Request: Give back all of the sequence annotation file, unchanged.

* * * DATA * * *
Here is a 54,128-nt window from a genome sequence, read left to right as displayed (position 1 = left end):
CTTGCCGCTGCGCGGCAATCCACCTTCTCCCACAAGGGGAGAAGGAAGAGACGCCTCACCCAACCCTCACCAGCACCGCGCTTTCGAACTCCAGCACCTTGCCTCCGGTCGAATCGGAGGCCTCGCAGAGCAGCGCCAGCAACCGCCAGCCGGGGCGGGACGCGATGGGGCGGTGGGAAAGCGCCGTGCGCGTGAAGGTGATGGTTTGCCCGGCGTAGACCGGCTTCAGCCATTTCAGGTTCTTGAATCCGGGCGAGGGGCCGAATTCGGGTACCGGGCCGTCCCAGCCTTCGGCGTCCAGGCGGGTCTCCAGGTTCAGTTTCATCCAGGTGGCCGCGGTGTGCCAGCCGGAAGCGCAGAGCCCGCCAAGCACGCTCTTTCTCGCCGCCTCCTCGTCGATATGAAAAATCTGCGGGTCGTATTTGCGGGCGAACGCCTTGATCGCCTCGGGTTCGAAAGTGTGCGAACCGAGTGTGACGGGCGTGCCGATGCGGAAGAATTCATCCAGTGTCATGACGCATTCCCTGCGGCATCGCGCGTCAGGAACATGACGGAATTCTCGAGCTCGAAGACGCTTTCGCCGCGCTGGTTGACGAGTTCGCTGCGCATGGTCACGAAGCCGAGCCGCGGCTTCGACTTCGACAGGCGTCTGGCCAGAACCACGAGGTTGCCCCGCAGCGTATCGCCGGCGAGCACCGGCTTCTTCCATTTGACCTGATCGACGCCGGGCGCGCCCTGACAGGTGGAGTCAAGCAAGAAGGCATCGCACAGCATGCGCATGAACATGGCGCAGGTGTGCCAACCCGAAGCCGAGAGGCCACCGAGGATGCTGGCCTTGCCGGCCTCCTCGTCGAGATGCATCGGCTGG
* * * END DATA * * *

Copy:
Here is a 54,128-nt window from a genome sequence, read left to right as displayed (position 1 = left end):
CTTGCCGCTGCGCGGCAATCCACCTTCTCCCACAAGGGGAGAAGGAAGAGACGCCTCACCCAACCCTCACCAGCACCGCGCTTTCGAACTCCAGCACCTTGCCTCCGGTCGAATCGGAGGCCTCGCAGAGCAGCGCCAGCAACCGCCAGCCGGGGCGGGACGCGATGGGGCGGTGGGAAAGCGCCGTGCGCGTGAAGGTGATGGTTTGCCCGGCGTAGACCGGCTTCAGCCATTTCAGGTTCTTGAATCCGGGCGAGGGGCCGAATTCGGGTACCGGGCCGTCCCAGCCTTCGGCGTCCAGGCGGGTCTCCAGGTTCAGTTTCATCCAGGTGGCCGCGGTGTGCCAGCCGGAAGCGCAGAGCCCGCCAAGCACGCTCTTTCTCGCCGCCTCCTCGTCGATATGAAAAATCTGCGGGTCGTATTTGCGGGCGAACGCCTTGATCGCCTCGGGTTCGAAAGTGTGCGAACCGAGTGTGACGGGCGTGCCGATGCGGAAGAATTCATCCAGTGTCATGACGCATTCCCTGCGGCATCGCGCGTCAGGAACATGACGGAATTCTCGAGCTCGAAGACGCTTTCGCCGCGCTGGTTGACGAGTTCGCTGCGCATGGTCACGAAGCCGAGCCGCGGCTTCGACTTCGACAGGCGTCTGGCCAGAACCACGAGGTTGCCCCGCAGCGTATCGCCGGCGAGCACCGGCTTCTTCCATTTGACCTGATCGACGCCGGGCGCGCCCTGACAGGTGGAGTCAAGCAAGAAGGCATCGCACAGCATGCGCATGAACATGGCGCAGGTGTGCCAACCCGAAGCCGAGAGGCCACCGAGGATGCTGGCCTTGCCGGCCTCCTCGTCGAGATGCATCGGCTGG